Great article from our partner, United Benefit Advisors (UBA).

I’ve never had the DTs, but twice a year I do get the DSTs. DST, otherwise known as daylight saving time (not savings), is observed by nearly every state in the U.S. except Hawaii and Arizona (except the Navajo Nation). It’s also observed by about 70 percent of countries according to an article titled “Who’s turning the clocks back (or springing forward) with you?” on the website

Whether you love it or hate it, daylight saving time may actually be detrimental to your health. An article on CNN’s website titled, “Why daylight saving time can be bad for your health,” reveals a plethora of health-related issues associated with DST. A 2016 study found that DST affects people’s health in a negative way, and the worst is the risk of stroke. There’s an eight percent increase in the risk for stroke for two days following the DST changeover. If you have cancer or are over 65 years of age, the risk increases significantly to 25 percent and 20 percent, respectively.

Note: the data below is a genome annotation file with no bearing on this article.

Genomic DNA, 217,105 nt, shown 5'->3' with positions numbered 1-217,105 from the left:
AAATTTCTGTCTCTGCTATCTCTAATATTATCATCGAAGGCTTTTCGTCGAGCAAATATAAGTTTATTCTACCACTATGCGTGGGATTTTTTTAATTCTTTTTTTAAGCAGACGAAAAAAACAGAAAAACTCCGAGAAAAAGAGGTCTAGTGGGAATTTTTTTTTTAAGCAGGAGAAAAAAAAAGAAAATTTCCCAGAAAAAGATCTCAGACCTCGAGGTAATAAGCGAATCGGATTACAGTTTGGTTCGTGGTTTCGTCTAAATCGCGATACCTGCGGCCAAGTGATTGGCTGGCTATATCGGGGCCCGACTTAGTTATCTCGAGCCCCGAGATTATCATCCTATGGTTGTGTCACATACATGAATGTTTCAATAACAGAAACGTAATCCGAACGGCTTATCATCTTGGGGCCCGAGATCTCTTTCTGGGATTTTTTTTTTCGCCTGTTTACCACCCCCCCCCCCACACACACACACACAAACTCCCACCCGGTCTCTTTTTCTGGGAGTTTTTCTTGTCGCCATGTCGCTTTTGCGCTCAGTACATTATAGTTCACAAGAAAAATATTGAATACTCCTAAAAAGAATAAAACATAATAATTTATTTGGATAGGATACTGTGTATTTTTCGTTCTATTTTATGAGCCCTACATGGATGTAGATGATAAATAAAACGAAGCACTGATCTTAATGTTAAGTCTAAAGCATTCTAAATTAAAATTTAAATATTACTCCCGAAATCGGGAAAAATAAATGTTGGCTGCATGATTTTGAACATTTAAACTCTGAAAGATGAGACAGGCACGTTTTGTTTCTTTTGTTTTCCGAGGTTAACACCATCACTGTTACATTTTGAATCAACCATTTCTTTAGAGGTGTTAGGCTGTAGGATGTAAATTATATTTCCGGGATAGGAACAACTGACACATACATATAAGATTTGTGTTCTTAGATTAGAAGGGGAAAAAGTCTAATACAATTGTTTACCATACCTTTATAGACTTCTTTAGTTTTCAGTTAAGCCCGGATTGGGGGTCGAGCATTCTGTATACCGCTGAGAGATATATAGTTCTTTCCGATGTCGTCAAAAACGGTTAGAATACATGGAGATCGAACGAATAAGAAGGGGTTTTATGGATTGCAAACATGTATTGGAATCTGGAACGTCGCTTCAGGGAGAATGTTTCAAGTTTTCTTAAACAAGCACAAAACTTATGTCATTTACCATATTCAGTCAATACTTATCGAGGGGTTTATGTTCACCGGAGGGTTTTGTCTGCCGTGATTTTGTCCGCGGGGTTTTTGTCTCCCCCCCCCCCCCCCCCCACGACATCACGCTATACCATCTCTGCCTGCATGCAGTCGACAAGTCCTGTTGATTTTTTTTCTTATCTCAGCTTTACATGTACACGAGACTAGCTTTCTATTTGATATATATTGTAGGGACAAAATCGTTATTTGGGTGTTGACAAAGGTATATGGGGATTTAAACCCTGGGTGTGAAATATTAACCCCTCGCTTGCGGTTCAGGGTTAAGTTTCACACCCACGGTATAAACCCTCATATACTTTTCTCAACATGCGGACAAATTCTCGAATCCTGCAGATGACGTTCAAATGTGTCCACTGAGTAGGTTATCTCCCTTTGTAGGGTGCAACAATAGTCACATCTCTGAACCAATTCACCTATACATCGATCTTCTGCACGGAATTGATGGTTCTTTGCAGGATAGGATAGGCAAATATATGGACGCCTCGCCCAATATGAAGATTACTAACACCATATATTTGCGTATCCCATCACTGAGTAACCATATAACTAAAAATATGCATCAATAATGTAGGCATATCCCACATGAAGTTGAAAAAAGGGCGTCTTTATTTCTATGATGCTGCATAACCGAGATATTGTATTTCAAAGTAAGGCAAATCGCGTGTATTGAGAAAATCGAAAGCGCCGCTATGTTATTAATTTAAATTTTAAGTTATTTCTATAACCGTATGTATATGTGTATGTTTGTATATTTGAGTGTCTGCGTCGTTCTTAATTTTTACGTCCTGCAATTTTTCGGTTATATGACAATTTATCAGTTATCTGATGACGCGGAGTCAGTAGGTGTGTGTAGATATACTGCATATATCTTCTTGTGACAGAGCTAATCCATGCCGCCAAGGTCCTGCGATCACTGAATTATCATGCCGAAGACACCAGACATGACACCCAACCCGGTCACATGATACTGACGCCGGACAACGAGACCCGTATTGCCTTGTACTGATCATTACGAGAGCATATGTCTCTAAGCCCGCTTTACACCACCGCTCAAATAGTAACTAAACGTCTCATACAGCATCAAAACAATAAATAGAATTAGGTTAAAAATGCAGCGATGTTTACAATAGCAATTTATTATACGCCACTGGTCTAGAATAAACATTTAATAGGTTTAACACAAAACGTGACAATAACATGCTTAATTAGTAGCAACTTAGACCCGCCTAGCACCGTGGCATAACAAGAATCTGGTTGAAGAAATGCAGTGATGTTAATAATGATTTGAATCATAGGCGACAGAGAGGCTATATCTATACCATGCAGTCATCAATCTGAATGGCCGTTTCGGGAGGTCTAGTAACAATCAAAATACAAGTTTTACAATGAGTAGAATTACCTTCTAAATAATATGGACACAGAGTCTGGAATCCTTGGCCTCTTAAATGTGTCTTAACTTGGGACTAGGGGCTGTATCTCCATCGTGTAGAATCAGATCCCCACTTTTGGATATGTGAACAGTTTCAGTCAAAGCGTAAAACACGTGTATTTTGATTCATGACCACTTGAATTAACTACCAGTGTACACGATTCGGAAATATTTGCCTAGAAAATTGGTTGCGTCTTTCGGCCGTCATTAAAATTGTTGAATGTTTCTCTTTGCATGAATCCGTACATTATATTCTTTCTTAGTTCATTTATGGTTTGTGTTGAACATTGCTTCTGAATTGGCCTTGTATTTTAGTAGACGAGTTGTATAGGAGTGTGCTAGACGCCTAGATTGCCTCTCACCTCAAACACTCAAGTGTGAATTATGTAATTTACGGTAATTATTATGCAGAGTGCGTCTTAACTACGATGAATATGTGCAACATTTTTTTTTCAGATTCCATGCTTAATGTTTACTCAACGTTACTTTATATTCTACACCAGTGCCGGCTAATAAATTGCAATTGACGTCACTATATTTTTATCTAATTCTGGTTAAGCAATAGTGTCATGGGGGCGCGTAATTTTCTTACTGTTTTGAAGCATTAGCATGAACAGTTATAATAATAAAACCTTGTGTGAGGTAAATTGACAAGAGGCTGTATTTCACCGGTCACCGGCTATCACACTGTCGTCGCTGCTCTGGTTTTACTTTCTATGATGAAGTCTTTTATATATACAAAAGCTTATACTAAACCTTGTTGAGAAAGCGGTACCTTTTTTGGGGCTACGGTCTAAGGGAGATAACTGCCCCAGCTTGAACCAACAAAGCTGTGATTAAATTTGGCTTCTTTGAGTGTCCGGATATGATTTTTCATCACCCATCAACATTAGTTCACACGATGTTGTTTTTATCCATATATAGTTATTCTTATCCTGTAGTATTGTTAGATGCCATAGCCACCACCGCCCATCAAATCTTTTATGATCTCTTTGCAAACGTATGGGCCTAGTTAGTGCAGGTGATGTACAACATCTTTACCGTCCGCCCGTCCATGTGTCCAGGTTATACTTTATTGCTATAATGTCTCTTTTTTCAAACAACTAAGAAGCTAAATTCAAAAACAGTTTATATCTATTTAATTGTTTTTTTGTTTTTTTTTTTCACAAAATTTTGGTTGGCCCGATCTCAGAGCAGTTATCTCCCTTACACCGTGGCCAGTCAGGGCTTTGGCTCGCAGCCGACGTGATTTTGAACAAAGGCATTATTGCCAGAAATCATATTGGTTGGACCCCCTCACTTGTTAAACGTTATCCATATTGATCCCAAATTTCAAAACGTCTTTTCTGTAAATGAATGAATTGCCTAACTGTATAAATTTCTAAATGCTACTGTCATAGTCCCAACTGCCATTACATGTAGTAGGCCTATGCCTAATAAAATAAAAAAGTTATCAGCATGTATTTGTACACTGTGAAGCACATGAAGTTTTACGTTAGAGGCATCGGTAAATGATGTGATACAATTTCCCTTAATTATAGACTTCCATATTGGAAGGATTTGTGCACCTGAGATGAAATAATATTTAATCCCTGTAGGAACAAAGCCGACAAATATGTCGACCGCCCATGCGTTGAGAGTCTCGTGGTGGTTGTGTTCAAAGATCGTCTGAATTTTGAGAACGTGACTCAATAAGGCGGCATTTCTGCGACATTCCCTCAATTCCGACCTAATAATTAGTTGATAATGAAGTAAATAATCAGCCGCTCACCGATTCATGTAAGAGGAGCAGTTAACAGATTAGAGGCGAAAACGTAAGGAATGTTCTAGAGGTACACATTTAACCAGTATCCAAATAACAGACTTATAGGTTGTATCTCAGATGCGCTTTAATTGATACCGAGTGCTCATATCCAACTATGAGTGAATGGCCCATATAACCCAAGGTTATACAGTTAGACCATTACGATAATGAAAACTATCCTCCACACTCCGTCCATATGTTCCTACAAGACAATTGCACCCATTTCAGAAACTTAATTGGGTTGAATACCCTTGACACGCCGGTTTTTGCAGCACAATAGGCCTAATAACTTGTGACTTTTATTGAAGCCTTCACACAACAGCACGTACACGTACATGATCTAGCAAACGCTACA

It all has to do with our internal (circadian) clocks and how disrupting that biological clock can have serious consequences. It may seem like just an hour, but to our bodies, it’s a big deal and it takes a few days for everything to adjust.

There was another recent study that noticed a 10 percent increase in heart attacks around DST. People are also more prone to have car accidents, get injured on the job, and even have poor judgment, all associated with DST.

So, are we all just doomed to deal with the health issues associated with the observance of DST? Maybe, but one thing we can do is mitigate some of the sleep issues. According to the National Sleep Foundation, during DST we should try to maintain our normal sleep routine regardless of whether we gain or lose an hour.